My First Yoga Class Was a Disaster


Truth be told, my first three or four classes were disasters.

I had landed an excellent opportunity to teach yoga once a week at a posh apartment complex in their new fitness facility. The yoga room was small, but incredibly neat and tidy. White walls. Blonde, hardwood flooring, and a mirrored wall. 

I arrived thirty minutes early to set up. By set up, I mean plug in my laptop (so we could have some music) and lay out my notes.  

Yes.  I took notes to my first class.  

At the top of my yoga mat was a row of papers with images of yoga poses with notes about Sanskrit names, English names, and origins.  I was terrified that I would forget what poses I had planned to do and what they were called.

It doesn’t matter how long you’ve practiced or trained to do and teach yoga.  Your first class is scary.

When three, tally, thin blondes walked in with yoga mats in hand, my nervous became shot even more.  These women were serious business about their yoga.  High end stretch pants sat on equally high end yoga mats while my thrift store t-shirt and glorified stretchy pants took their place on a sixty dollar mat that I had saved for weeks to purchase.

I rang a gong and took a Hero Pose in the middle of my mat which was in the middle of the room, because the way the room was shaped, the middle was the only place I could fit.  I asked if they had all done yoga before, and one of them said they had been practicing for years.  The other two girls nodded along.

The class began well with meditation and some silent breath work.  Then, the yoga asana started.  We began in standing and moved from pose to pose.  I moved with them watching the mirrors to see how the ladies were doing.  

The pace started increasing, and as I called out pose after pose, I heard the breathing in everyone get quicker and quicker.  The pace continually increased.  We landed in Child’s Pose to rest before our ending meditation in Corpse Pose.  

I sat up to sip my water and glanced at the clock.  It was 6:30p.  

We had done the entire one hour class in 30 minutes.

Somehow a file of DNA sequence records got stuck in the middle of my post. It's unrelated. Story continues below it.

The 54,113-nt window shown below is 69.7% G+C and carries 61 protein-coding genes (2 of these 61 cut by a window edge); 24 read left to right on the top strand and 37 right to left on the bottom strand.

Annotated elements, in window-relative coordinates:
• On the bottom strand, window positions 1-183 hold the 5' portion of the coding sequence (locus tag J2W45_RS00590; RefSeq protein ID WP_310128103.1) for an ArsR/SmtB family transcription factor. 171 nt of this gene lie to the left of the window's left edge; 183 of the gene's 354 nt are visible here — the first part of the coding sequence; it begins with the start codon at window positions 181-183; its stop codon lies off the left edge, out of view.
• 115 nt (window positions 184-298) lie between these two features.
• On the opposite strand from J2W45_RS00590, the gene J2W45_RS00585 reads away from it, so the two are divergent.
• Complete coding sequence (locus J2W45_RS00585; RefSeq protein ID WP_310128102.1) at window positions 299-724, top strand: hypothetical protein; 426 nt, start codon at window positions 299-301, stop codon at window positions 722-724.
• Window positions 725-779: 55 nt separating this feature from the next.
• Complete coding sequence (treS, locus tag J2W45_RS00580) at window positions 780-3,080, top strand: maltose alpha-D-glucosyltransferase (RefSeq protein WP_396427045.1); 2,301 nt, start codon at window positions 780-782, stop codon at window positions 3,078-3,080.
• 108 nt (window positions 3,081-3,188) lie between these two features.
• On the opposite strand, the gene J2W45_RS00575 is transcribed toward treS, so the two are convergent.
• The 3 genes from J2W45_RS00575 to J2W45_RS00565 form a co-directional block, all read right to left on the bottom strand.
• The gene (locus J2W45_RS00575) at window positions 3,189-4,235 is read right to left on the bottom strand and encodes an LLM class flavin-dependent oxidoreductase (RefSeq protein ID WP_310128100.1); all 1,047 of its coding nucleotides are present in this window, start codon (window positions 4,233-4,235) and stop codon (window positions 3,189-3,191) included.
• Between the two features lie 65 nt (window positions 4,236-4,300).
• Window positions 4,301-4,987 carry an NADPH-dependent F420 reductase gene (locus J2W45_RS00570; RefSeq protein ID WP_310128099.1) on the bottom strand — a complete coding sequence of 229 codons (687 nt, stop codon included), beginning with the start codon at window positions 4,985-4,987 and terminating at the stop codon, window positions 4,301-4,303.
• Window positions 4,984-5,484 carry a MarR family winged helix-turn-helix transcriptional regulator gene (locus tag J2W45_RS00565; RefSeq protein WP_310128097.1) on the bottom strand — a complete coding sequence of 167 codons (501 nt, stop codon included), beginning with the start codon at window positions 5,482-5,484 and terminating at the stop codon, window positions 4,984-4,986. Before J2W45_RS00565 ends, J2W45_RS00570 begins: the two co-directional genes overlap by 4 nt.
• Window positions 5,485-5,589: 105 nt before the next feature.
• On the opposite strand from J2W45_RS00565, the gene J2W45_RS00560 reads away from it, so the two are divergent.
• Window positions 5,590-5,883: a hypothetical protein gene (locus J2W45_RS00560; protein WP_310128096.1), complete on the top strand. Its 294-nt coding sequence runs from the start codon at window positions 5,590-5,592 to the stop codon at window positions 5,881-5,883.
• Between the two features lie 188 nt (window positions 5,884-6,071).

I was mortified.  What else was I supposed to do for the next 30 minutes?  I had never done this before.  I felt completely dumbfounded.  

Now, let me just add here that I had been doing yoga for years, years before I started teaching.  I knew my stuff then just like I know my stuff now, but when caught unprepared with no one else in the room to help you but you, you get a little … sick.

Summoning all of the fearlessness inside me, I asked the ladies to sit up.  I said something like, “Okay.  That was a great first round.  Do you have any questions before we do again to its full expression?”  They were silent, so we banged out another round of the same yoga poses that were on my cheat sheets at the head my yoga mat in even less time.

I made a two big mistakes in my first class

  • I did not talk.
  • I went too fast

The reason that the one hour class only took 30 minutes and then 20 minutes to perform a second time was that I wasn’t talking.  I was saying the Sanskrit and English names of the poses and asking people to inhale and exhale.  But that was it!  I gave no real instruction.

And by giving no real instruction, I made no real connection.

Connection is what makes a teacher.  Connection is bridge between knowing and understanding.

After that first class, I only had about five more.

My class attendance went from three to one and then to none.  Back then, I had no idea why.  I was qualified and knowledgeable.  It made no sense to me that ​people would stop showing up. 

Honestly, at that time in my life, I thought it was all because the people who were coming were lazy.  The classes were free.  Yep.  Free.  So why else would people not come to a free yoga class?

Because the teacher sucked.

That was the cold, hard truth of it.  I sucked as a yoga teacher.  When I finally realized it was me, I dove into more reading, more practicing, and testing.  I gave away free lessons to my friends and family cultivating my teaching skills.  

After over 10 years of teaching, my classes are always full, my students are safe and happy to be challenged by their yoga practice.  

No one yoga teacher is for everybody, but we can be open to everybody.